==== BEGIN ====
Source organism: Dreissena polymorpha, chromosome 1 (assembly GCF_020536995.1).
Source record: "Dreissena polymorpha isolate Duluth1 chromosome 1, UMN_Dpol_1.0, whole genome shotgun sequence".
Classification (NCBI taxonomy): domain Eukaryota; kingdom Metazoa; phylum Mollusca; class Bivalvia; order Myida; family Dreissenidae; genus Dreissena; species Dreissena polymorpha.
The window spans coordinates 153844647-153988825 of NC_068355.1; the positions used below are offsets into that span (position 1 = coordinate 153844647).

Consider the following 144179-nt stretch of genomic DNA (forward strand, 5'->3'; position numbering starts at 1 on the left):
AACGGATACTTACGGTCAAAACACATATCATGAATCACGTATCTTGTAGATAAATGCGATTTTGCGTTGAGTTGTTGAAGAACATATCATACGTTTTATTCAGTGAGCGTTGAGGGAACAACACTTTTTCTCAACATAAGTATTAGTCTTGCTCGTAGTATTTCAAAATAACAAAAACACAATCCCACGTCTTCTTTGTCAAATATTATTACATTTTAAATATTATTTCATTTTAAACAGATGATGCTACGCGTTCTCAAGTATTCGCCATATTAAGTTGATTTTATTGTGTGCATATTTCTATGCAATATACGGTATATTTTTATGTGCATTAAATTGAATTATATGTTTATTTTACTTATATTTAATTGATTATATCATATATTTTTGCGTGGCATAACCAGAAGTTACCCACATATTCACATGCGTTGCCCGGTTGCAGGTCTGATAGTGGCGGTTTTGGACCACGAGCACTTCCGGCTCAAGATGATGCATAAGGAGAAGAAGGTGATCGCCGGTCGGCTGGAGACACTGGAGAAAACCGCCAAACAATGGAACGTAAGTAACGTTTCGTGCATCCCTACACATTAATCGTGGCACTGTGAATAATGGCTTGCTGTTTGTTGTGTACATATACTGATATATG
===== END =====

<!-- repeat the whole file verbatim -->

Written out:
Source organism: Dreissena polymorpha, chromosome 1 (assembly GCF_020536995.1).
Source record: "Dreissena polymorpha isolate Duluth1 chromosome 1, UMN_Dpol_1.0, whole genome shotgun sequence".
Classification (NCBI taxonomy): domain Eukaryota; kingdom Metazoa; phylum Mollusca; class Bivalvia; order Myida; family Dreissenidae; genus Dreissena; species Dreissena polymorpha.
The window spans coordinates 153844647-153988825 of NC_068355.1; the positions used below are offsets into that span (position 1 = coordinate 153844647).

Consider the following 144179-nt stretch of genomic DNA (forward strand, 5'->3'; position numbering starts at 1 on the left):
AACGGATACTTACGGTCAAAACACATATCATGAATCACGTATCTTGTAGATAAATGCGATTTTGCGTTGAGTTGTTGAAGAACATATCATACGTTTTATTCAGTGAGCGTTGAGGGAACAACACTTTTTCTCAACATAAGTATTAGTCTTGCTCGTAGTATTTCAAAATAACAAAAACACAATCCCACGTCTTCTTTGTCAAATATTATTACATTTTAAATATTATTTCATTTTAAACAGATGATGCTACGCGTTCTCAAGTATTCGCCATATTAAGTTGATTTTATTGTGTGCATATTTCTATGCAATATACGGTATATTTTTATGTGCATTAAATTGAATTATATGTTTATTTTACTTATATTTAATTGATTATATCATATATTTTTGCGTGGCATAACCAGAAGTTACCCACATATTCACATGCGTTGCCCGGTTGCAGGTCTGATAGTGGCGGTTTTGGACCACGAGCACTTCCGGCTCAAGATGATGCATAAGGAGAAGAAGGTGATCGCCGGTCGGCTGGAGACACTGGAGAAAACCGCCAAACAATGGAACGTAAGTAACGTTTCGTGCATCCCTACACATTAATCGTGGCACTGTGAATAATGGCTTGCTGTTTGTTGTGTACATATACTGATATATG